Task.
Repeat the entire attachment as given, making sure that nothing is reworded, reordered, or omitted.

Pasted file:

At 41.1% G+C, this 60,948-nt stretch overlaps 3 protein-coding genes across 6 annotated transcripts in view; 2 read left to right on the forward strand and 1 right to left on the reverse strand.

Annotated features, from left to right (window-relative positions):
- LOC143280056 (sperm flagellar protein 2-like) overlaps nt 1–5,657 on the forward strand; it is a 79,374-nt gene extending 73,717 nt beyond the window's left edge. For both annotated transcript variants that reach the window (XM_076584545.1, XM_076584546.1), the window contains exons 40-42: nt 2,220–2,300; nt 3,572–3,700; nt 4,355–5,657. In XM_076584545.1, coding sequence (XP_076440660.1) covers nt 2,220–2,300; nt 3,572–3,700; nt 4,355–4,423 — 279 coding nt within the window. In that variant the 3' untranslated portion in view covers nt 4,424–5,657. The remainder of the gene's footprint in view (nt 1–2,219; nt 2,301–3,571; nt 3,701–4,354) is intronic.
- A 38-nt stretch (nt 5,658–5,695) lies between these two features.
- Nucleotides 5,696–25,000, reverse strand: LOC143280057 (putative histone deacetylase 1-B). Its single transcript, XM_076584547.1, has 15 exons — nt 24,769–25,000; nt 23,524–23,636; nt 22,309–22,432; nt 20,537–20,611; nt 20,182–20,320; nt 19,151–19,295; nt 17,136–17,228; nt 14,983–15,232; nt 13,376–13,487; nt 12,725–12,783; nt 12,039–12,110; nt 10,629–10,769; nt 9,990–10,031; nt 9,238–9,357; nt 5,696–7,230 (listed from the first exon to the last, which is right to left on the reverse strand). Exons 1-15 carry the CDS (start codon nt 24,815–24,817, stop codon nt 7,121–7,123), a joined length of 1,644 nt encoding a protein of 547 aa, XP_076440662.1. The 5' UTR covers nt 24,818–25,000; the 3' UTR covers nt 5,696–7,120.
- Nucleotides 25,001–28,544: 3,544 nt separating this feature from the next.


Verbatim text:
At 41.1% G+C, this 60,948-nt stretch overlaps 3 protein-coding genes across 6 annotated transcripts in view; 2 read left to right on the forward strand and 1 right to left on the reverse strand.

Annotated features, from left to right (window-relative positions):
- LOC143280056 (sperm flagellar protein 2-like) overlaps nt 1–5,657 on the forward strand; it is a 79,374-nt gene extending 73,717 nt beyond the window's left edge. For both annotated transcript variants that reach the window (XM_076584545.1, XM_076584546.1), the window contains exons 40-42: nt 2,220–2,300; nt 3,572–3,700; nt 4,355–5,657. In XM_076584545.1, coding sequence (XP_076440660.1) covers nt 2,220–2,300; nt 3,572–3,700; nt 4,355–4,423 — 279 coding nt within the window. In that variant the 3' untranslated portion in view covers nt 4,424–5,657. The remainder of the gene's footprint in view (nt 1–2,219; nt 2,301–3,571; nt 3,701–4,354) is intronic.
- A 38-nt stretch (nt 5,658–5,695) lies between these two features.
- Nucleotides 5,696–25,000, reverse strand: LOC143280057 (putative histone deacetylase 1-B). Its single transcript, XM_076584547.1, has 15 exons — nt 24,769–25,000; nt 23,524–23,636; nt 22,309–22,432; nt 20,537–20,611; nt 20,182–20,320; nt 19,151–19,295; nt 17,136–17,228; nt 14,983–15,232; nt 13,376–13,487; nt 12,725–12,783; nt 12,039–12,110; nt 10,629–10,769; nt 9,990–10,031; nt 9,238–9,357; nt 5,696–7,230 (listed from the first exon to the last, which is right to left on the reverse strand). Exons 1-15 carry the CDS (start codon nt 24,815–24,817, stop codon nt 7,121–7,123), a joined length of 1,644 nt encoding a protein of 547 aa, XP_076440662.1. The 5' UTR covers nt 24,818–25,000; the 3' UTR covers nt 5,696–7,120.
- Nucleotides 25,001–28,544: 3,544 nt separating this feature from the next.